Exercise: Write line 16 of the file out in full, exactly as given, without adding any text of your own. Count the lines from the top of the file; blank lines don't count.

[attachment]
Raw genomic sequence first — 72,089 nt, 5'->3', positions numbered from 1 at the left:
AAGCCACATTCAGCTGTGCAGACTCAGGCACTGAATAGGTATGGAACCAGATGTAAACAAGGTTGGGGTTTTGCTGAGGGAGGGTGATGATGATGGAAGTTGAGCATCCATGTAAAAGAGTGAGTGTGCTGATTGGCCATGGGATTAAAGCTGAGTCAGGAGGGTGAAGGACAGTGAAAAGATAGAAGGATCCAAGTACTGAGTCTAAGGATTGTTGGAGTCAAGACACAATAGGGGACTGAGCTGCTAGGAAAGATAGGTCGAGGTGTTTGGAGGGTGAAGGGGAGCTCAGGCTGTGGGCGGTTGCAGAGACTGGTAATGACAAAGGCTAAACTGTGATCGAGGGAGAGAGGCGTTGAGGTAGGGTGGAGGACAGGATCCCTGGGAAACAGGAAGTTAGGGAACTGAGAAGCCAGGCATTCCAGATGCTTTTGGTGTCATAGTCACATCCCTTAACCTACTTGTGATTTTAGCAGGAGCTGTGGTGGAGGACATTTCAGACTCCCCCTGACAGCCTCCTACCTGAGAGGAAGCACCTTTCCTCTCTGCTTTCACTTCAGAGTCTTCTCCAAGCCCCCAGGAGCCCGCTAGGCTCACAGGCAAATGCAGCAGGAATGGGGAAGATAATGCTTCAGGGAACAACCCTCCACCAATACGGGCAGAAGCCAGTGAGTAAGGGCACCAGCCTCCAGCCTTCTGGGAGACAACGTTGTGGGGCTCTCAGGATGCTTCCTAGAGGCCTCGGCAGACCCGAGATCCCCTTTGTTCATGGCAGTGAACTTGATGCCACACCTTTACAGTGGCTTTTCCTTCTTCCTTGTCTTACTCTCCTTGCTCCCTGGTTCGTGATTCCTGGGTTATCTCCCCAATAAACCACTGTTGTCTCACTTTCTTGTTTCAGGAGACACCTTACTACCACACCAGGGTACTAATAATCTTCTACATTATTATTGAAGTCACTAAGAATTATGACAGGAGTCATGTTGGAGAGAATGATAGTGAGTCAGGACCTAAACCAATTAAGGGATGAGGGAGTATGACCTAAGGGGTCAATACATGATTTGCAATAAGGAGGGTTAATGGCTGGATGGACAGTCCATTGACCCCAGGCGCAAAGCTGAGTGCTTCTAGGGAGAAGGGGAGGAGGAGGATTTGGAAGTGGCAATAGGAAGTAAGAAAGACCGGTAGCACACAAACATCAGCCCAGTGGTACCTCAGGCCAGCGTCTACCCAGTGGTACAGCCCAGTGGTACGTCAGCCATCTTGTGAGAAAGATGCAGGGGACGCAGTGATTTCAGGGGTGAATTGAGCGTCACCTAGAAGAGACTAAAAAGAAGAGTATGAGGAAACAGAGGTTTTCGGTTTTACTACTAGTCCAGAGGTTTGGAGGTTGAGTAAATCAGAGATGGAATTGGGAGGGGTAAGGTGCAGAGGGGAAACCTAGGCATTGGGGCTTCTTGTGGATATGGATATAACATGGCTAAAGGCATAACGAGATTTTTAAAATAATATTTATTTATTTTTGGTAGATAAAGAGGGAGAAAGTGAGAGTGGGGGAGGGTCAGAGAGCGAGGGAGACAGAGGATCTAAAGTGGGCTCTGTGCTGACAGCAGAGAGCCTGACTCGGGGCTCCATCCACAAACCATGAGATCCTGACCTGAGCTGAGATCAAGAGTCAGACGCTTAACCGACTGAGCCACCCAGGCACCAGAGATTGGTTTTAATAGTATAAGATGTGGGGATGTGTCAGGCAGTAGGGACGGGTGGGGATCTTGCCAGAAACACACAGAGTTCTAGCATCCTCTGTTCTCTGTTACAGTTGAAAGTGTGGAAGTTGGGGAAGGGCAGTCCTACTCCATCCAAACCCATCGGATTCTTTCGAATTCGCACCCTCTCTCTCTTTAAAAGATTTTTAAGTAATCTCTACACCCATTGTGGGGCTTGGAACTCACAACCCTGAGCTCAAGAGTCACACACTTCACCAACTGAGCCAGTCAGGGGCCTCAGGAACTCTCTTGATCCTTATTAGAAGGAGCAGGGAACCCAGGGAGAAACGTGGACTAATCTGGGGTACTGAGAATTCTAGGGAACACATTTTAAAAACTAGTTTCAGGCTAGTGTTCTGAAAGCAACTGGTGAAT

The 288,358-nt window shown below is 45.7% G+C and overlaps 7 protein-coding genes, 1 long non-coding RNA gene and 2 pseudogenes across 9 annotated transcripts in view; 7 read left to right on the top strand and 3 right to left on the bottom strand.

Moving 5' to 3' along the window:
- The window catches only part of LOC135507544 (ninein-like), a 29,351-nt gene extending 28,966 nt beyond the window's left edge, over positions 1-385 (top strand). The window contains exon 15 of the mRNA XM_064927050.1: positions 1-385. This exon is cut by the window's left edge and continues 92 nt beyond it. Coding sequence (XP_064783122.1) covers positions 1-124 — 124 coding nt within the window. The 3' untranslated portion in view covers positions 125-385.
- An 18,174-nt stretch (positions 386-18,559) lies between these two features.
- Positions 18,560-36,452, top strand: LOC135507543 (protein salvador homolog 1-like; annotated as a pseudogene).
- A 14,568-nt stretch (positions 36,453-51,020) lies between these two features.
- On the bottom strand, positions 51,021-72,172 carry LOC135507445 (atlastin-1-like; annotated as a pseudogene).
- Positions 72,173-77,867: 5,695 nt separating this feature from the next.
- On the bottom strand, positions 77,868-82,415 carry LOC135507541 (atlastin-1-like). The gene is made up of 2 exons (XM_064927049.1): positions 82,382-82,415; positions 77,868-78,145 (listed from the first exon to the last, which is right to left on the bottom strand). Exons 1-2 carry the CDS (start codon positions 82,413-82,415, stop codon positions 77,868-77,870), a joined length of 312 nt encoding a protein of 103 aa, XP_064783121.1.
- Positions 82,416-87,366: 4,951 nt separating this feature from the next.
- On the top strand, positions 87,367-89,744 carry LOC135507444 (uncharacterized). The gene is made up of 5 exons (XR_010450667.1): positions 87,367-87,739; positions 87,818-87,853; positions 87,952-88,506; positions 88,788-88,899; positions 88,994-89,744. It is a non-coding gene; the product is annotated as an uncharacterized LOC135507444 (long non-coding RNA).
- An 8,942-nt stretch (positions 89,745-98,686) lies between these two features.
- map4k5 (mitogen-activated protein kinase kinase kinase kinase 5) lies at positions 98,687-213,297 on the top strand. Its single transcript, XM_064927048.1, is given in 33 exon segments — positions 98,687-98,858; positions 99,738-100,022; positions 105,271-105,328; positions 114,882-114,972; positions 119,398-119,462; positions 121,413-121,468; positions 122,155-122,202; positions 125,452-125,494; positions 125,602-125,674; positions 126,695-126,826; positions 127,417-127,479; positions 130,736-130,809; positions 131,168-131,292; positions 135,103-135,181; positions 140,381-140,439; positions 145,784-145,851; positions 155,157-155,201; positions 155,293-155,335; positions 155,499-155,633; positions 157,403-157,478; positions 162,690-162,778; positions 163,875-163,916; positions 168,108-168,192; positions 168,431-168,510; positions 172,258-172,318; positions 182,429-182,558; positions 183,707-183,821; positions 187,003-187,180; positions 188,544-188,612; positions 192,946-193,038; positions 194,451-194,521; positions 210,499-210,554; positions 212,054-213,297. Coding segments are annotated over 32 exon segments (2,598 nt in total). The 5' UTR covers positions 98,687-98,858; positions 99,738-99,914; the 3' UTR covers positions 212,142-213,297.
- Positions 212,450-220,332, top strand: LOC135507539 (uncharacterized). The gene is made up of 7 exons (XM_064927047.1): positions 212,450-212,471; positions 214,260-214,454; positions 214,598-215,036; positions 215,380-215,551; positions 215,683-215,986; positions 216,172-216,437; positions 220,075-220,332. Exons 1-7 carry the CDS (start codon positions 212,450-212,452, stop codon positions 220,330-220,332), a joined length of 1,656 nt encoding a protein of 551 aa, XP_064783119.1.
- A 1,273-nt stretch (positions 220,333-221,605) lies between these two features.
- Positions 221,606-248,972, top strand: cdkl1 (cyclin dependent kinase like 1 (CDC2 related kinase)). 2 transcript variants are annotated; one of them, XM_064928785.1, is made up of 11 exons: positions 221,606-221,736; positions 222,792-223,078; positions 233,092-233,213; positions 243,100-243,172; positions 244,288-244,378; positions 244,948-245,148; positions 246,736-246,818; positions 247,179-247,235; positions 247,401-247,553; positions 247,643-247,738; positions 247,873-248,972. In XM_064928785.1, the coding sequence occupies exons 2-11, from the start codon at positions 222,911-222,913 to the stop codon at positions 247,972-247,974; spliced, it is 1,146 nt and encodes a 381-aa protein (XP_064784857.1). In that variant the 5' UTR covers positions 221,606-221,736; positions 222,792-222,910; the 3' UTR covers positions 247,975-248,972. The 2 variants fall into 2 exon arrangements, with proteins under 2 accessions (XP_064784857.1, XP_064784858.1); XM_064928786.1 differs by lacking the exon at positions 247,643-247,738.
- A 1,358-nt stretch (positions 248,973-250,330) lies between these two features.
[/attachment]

- Positions 212,450-220,332, top strand: LOC135507539 (uncharacterized). The gene is made up of 7 exons (XM_064927047.1): positions 212,450-212,471; positions 214,260-214,454; positions 214,598-215,036; positions 215,380-215,551; positions 215,683-215,986; positions 216,172-216,437; positions 220,075-220,332. Exons 1-7 carry the CDS (start codon positions 212,450-212,452, stop codon positions 220,330-220,332), a joined length of 1,656 nt encoding a protein of 551 aa, XP_064783119.1.